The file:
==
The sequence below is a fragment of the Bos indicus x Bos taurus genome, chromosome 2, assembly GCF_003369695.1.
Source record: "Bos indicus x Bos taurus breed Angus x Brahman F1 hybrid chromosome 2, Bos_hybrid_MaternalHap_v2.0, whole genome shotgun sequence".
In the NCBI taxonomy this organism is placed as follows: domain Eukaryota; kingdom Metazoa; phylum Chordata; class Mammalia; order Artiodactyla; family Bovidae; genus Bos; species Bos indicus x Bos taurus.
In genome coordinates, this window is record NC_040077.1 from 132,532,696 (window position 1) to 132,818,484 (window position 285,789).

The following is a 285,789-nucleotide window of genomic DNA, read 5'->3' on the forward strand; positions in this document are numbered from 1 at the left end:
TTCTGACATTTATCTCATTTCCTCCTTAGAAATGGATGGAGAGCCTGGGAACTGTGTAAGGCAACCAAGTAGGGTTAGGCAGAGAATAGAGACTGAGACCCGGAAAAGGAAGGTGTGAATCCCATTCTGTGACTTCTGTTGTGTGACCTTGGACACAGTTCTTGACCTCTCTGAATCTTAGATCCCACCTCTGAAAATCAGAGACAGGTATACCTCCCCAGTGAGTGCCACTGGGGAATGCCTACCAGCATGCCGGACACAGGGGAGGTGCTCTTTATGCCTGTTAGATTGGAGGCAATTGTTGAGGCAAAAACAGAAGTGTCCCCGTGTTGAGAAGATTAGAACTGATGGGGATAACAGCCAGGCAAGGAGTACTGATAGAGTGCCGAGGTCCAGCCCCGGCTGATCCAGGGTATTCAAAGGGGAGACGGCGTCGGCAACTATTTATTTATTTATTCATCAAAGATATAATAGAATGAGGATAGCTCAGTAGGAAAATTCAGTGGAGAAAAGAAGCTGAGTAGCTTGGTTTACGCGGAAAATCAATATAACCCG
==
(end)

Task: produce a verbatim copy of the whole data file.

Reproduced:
The sequence below is a fragment of the Bos indicus x Bos taurus genome, chromosome 2, assembly GCF_003369695.1.
Source record: "Bos indicus x Bos taurus breed Angus x Brahman F1 hybrid chromosome 2, Bos_hybrid_MaternalHap_v2.0, whole genome shotgun sequence".
In the NCBI taxonomy this organism is placed as follows: domain Eukaryota; kingdom Metazoa; phylum Chordata; class Mammalia; order Artiodactyla; family Bovidae; genus Bos; species Bos indicus x Bos taurus.
In genome coordinates, this window is record NC_040077.1 from 132,532,696 (window position 1) to 132,818,484 (window position 285,789).

The following is a 285,789-nucleotide window of genomic DNA, read 5'->3' on the forward strand; positions in this document are numbered from 1 at the left end:
TTCTGACATTTATCTCATTTCCTCCTTAGAAATGGATGGAGAGCCTGGGAACTGTGTAAGGCAACCAAGTAGGGTTAGGCAGAGAATAGAGACTGAGACCCGGAAAAGGAAGGTGTGAATCCCATTCTGTGACTTCTGTTGTGTGACCTTGGACACAGTTCTTGACCTCTCTGAATCTTAGATCCCACCTCTGAAAATCAGAGACAGGTATACCTCCCCAGTGAGTGCCACTGGGGAATGCCTACCAGCATGCCGGACACAGGGGAGGTGCTCTTTATGCCTGTTAGATTGGAGGCAATTGTTGAGGCAAAAACAGAAGTGTCCCCGTGTTGAGAAGATTAGAACTGATGGGGATAACAGCCAGGCAAGGAGTACTGATAGAGTGCCGAGGTCCAGCCCCGGCTGATCCAGGGTATTCAAAGGGGAGACGGCGTCGGCAACTATTTATTTATTTATTCATCAAAGATATAATAGAATGAGGATAGCTCAGTAGGAAAATTCAGTGGAGAAAAGAAGCTGAGTAGCTTGGTTTACGCGGAAAATCAATATAACCCG